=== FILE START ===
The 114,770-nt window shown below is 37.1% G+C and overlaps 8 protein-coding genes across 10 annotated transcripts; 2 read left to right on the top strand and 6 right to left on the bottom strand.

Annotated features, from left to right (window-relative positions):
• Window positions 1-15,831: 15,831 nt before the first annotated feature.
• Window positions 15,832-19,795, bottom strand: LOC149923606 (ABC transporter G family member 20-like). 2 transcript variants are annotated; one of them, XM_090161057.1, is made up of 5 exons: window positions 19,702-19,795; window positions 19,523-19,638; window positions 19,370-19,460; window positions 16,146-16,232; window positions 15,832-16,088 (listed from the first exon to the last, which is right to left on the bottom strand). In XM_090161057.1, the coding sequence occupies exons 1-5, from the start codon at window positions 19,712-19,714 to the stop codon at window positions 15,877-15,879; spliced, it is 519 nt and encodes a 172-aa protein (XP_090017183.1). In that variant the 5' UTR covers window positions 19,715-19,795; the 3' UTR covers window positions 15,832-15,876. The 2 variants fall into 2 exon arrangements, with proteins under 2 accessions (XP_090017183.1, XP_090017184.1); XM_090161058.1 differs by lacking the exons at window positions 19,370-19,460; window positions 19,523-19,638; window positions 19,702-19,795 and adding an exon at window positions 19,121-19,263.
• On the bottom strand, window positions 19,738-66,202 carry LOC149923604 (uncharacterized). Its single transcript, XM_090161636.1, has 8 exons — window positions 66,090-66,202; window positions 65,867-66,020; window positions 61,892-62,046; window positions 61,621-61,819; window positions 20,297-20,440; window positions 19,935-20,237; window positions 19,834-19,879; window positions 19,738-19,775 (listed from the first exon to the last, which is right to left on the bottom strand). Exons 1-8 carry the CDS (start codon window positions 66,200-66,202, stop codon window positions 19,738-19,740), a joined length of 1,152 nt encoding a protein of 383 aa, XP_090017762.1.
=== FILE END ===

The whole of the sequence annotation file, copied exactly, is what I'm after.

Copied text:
The 114,770-nt window shown below is 37.1% G+C and overlaps 8 protein-coding genes across 10 annotated transcripts; 2 read left to right on the top strand and 6 right to left on the bottom strand.

Annotated features, from left to right (window-relative positions):
• Window positions 1-15,831: 15,831 nt before the first annotated feature.
• Window positions 15,832-19,795, bottom strand: LOC149923606 (ABC transporter G family member 20-like). 2 transcript variants are annotated; one of them, XM_090161057.1, is made up of 5 exons: window positions 19,702-19,795; window positions 19,523-19,638; window positions 19,370-19,460; window positions 16,146-16,232; window positions 15,832-16,088 (listed from the first exon to the last, which is right to left on the bottom strand). In XM_090161057.1, the coding sequence occupies exons 1-5, from the start codon at window positions 19,712-19,714 to the stop codon at window positions 15,877-15,879; spliced, it is 519 nt and encodes a 172-aa protein (XP_090017183.1). In that variant the 5' UTR covers window positions 19,715-19,795; the 3' UTR covers window positions 15,832-15,876. The 2 variants fall into 2 exon arrangements, with proteins under 2 accessions (XP_090017183.1, XP_090017184.1); XM_090161058.1 differs by lacking the exons at window positions 19,370-19,460; window positions 19,523-19,638; window positions 19,702-19,795 and adding an exon at window positions 19,121-19,263.
• On the bottom strand, window positions 19,738-66,202 carry LOC149923604 (uncharacterized). Its single transcript, XM_090161636.1, has 8 exons — window positions 66,090-66,202; window positions 65,867-66,020; window positions 61,892-62,046; window positions 61,621-61,819; window positions 20,297-20,440; window positions 19,935-20,237; window positions 19,834-19,879; window positions 19,738-19,775 (listed from the first exon to the last, which is right to left on the bottom strand). Exons 1-8 carry the CDS (start codon window positions 66,200-66,202, stop codon window positions 19,738-19,740), a joined length of 1,152 nt encoding a protein of 383 aa, XP_090017762.1.